Assoc. Prof. Aldrin Lee contributed to two chapters in the recently published book “Philippine English: Development, Structure, and Sociology of English in the Philippines,” which was edited by Dr. Ariane Macalinga Borlongan (Tokyo University of Foreign Studies) and published by Routledge.

Below is the abstract describing the chapter on the grammar of Philippine English, which Prof. Lee co-wrote with Dr. Shirley Dita (De La Salle University Manila) and Philip Rentillo (De La Salle University Manila).



Since the turn of the century, much of research on the grammar of Philippine English (PhE) has shifted from broad descriptions of limited spoken and written data to more quantitative approaches using voluminous corpora. Decades of theoretical and methodological developments have prompted greater scholarly vigilance on the current grammatical identity of PhE and its evolution. To provide a general description on the current grammatical features of PhE, this chapter discusses the most recent studies that have explored the area over the past 20 years. Among the most notable studies on PhE tense and aspect are those by Gonzalez and Bautista who provided broad descriptions of the tense-aspect system based on internal features. Schneider was the first to explore modality in PhE with the hypothesis that certain types and uses of particle verbs predominate within specific contexts. Although non-inherently part of English, enclitic particles as widely used in spoken English among Filipinos was hypothesized to be prevalent in PhE.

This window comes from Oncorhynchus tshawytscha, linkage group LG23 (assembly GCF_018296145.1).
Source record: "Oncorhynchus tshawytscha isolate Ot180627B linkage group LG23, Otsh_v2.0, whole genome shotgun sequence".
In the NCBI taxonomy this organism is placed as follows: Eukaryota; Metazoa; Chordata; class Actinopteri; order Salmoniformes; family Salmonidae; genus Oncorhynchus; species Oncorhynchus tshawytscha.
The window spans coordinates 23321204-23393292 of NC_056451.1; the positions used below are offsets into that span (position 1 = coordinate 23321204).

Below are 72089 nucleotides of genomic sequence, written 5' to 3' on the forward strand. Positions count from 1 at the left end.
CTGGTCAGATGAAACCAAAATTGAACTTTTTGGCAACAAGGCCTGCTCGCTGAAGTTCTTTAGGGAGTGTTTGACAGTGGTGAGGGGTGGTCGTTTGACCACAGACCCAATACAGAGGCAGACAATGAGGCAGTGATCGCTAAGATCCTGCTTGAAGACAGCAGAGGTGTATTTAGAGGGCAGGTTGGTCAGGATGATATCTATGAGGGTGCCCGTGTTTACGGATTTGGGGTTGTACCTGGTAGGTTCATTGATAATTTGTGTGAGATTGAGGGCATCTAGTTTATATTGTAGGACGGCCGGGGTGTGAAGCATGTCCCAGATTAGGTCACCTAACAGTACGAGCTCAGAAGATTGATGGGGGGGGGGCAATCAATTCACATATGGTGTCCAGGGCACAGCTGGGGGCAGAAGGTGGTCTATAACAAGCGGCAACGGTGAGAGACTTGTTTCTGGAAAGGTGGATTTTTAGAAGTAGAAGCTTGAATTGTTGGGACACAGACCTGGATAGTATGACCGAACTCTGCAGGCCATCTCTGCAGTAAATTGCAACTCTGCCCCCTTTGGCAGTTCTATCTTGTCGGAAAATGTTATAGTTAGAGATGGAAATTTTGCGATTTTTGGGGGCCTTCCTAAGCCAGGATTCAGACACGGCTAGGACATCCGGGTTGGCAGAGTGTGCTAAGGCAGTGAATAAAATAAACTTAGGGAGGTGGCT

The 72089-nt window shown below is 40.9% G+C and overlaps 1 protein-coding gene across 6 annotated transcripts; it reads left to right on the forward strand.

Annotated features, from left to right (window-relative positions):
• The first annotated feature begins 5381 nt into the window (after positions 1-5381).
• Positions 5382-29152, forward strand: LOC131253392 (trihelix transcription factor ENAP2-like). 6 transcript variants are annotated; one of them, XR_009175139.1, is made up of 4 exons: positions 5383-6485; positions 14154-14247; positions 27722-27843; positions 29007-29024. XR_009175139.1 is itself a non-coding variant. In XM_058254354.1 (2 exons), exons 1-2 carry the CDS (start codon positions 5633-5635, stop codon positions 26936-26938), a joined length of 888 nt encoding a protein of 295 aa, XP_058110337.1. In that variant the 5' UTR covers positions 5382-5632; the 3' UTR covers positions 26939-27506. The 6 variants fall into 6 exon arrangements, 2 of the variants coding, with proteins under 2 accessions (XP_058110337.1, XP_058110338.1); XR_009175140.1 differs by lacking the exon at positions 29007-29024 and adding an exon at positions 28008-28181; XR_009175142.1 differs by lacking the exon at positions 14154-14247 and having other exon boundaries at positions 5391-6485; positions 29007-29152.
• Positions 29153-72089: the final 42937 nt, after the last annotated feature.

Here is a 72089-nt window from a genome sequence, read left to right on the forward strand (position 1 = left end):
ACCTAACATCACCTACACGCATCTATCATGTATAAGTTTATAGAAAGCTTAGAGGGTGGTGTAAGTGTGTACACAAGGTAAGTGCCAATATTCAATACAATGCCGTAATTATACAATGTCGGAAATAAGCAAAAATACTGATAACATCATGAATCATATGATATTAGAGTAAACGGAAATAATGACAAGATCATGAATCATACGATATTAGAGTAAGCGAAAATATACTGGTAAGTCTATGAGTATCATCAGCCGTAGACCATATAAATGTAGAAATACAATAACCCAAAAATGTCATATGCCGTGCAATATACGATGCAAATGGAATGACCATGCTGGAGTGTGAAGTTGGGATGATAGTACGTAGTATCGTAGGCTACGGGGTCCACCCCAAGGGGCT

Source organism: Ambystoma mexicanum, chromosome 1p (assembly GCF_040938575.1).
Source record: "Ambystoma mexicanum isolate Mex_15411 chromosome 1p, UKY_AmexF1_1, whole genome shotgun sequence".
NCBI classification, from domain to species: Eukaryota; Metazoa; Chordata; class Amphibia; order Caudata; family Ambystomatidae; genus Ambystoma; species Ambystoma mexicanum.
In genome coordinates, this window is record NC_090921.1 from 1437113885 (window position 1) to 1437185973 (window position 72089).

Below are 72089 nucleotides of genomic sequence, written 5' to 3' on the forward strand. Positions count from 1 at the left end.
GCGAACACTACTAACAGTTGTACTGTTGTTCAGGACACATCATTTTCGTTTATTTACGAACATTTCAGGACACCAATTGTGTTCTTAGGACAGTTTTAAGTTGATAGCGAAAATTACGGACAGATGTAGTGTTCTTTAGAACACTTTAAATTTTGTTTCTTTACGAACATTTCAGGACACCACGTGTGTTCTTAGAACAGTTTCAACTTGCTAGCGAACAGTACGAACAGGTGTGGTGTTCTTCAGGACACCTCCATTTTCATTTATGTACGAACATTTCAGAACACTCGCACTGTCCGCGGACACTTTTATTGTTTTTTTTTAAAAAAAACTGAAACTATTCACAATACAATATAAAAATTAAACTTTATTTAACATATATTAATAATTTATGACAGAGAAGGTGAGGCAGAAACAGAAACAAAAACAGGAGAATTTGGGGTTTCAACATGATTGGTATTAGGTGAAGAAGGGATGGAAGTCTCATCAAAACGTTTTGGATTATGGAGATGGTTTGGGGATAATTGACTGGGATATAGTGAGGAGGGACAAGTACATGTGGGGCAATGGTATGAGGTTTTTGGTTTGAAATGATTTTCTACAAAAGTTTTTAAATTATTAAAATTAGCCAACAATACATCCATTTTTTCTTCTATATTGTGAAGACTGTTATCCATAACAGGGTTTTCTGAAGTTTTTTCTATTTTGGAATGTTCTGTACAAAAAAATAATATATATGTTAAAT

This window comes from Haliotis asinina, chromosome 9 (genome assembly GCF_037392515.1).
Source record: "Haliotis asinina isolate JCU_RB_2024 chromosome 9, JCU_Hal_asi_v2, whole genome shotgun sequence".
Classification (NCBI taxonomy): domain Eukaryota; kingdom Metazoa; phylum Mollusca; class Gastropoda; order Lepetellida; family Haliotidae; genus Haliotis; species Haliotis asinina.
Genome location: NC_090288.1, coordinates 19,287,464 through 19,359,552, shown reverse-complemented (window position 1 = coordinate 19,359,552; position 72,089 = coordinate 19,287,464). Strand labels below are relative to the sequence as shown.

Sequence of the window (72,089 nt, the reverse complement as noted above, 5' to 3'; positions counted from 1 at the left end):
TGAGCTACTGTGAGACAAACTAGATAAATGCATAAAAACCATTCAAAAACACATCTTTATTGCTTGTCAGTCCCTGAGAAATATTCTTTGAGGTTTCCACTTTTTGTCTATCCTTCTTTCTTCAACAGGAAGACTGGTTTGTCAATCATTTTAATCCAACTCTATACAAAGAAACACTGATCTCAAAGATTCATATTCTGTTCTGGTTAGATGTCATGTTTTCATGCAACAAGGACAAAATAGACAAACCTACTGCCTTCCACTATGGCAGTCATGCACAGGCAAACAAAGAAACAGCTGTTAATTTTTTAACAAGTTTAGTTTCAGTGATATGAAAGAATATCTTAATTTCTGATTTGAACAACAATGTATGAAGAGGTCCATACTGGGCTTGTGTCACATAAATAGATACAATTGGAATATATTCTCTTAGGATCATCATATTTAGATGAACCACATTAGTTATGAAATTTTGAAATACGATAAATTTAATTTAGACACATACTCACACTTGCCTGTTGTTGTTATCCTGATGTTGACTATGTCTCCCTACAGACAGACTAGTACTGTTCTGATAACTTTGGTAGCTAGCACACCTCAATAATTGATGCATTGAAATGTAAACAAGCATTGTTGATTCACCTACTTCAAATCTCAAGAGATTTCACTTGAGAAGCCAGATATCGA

Prof. Lee also co-wrote the chapter on the internal variation that can be observed in Philippine English varieties with Dr. Borlongan.


Internal Variation

The fifth and final phase in the evolution of postcolonial Englishes is, according to Schneider, characterized by differentiation both sociolinguistically and linguistically which ultimately results in internal variation. Schneider himself notes that variation exists even in earlier phases. Internal variation may surface in many dimensions: First and foremost, language varies with reference to register and genre. Works on PhE phonology have often distinguished features across the lectal continuum. The hallmark of sociolinguistic theorizing is the ascertaining that variation is structured, otherwise what Weinreirch, Labov, and Herzog refer to as ‘orderly heterogeneity’. This chapter determines the systematicity of variation in PhE, most especially stylistic, regional, and sociolectal variation.

The book is now available for purchase. More information can be found here.

Published by UP Department of Linguistics